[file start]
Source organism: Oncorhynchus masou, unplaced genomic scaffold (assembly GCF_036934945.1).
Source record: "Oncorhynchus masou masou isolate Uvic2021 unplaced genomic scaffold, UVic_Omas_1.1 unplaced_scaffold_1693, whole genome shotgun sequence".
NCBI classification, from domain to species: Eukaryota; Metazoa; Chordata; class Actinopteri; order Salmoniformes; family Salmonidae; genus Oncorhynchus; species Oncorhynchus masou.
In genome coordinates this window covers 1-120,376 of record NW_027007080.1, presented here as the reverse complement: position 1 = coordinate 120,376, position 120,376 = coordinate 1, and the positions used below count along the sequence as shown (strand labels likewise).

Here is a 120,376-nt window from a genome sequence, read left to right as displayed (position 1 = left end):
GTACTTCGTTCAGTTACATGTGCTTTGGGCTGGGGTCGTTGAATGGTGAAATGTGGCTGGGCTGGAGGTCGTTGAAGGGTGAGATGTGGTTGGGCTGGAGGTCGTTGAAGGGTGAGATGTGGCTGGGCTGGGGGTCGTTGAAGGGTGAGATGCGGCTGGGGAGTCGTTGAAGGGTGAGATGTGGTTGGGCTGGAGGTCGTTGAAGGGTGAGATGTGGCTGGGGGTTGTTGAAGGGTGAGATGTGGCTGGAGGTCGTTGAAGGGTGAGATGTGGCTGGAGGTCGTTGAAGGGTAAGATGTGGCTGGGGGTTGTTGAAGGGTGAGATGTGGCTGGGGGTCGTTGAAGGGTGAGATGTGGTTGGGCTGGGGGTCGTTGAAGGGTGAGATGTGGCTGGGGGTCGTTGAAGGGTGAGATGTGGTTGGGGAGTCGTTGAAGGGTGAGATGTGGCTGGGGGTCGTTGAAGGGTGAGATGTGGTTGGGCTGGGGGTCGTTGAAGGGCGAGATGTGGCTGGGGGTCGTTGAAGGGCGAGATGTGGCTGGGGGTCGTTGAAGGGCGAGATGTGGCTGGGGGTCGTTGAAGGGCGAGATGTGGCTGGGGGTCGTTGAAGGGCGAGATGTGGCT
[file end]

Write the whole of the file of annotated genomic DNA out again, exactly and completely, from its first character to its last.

Source organism: Oncorhynchus masou, unplaced genomic scaffold (assembly GCF_036934945.1).
Source record: "Oncorhynchus masou masou isolate Uvic2021 unplaced genomic scaffold, UVic_Omas_1.1 unplaced_scaffold_1693, whole genome shotgun sequence".
NCBI classification, from domain to species: Eukaryota; Metazoa; Chordata; class Actinopteri; order Salmoniformes; family Salmonidae; genus Oncorhynchus; species Oncorhynchus masou.
In genome coordinates this window covers 1-120,376 of record NW_027007080.1, presented here as the reverse complement: position 1 = coordinate 120,376, position 120,376 = coordinate 1, and the positions used below count along the sequence as shown (strand labels likewise).

Here is a 120,376-nt window from a genome sequence, read left to right as displayed (position 1 = left end):
GTACTTCGTTCAGTTACATGTGCTTTGGGCTGGGGTCGTTGAATGGTGAAATGTGGCTGGGCTGGAGGTCGTTGAAGGGTGAGATGTGGTTGGGCTGGAGGTCGTTGAAGGGTGAGATGTGGCTGGGCTGGGGGTCGTTGAAGGGTGAGATGCGGCTGGGGAGTCGTTGAAGGGTGAGATGTGGTTGGGCTGGAGGTCGTTGAAGGGTGAGATGTGGCTGGGGGTTGTTGAAGGGTGAGATGTGGCTGGAGGTCGTTGAAGGGTGAGATGTGGCTGGAGGTCGTTGAAGGGTAAGATGTGGCTGGGGGTTGTTGAAGGGTGAGATGTGGCTGGGGGTCGTTGAAGGGTGAGATGTGGTTGGGCTGGGGGTCGTTGAAGGGTGAGATGTGGCTGGGGGTCGTTGAAGGGTGAGATGTGGTTGGGGAGTCGTTGAAGGGTGAGATGTGGCTGGGGGTCGTTGAAGGGTGAGATGTGGTTGGGCTGGGGGTCGTTGAAGGGCGAGATGTGGCTGGGGGTCGTTGAAGGGCGAGATGTGGCTGGGGGTCGTTGAAGGGCGAGATGTGGCTGGGGGTCGTTGAAGGGCGAGATGTGGCTGGGGGTCGTTGAAGGGCGAGATGTGGCT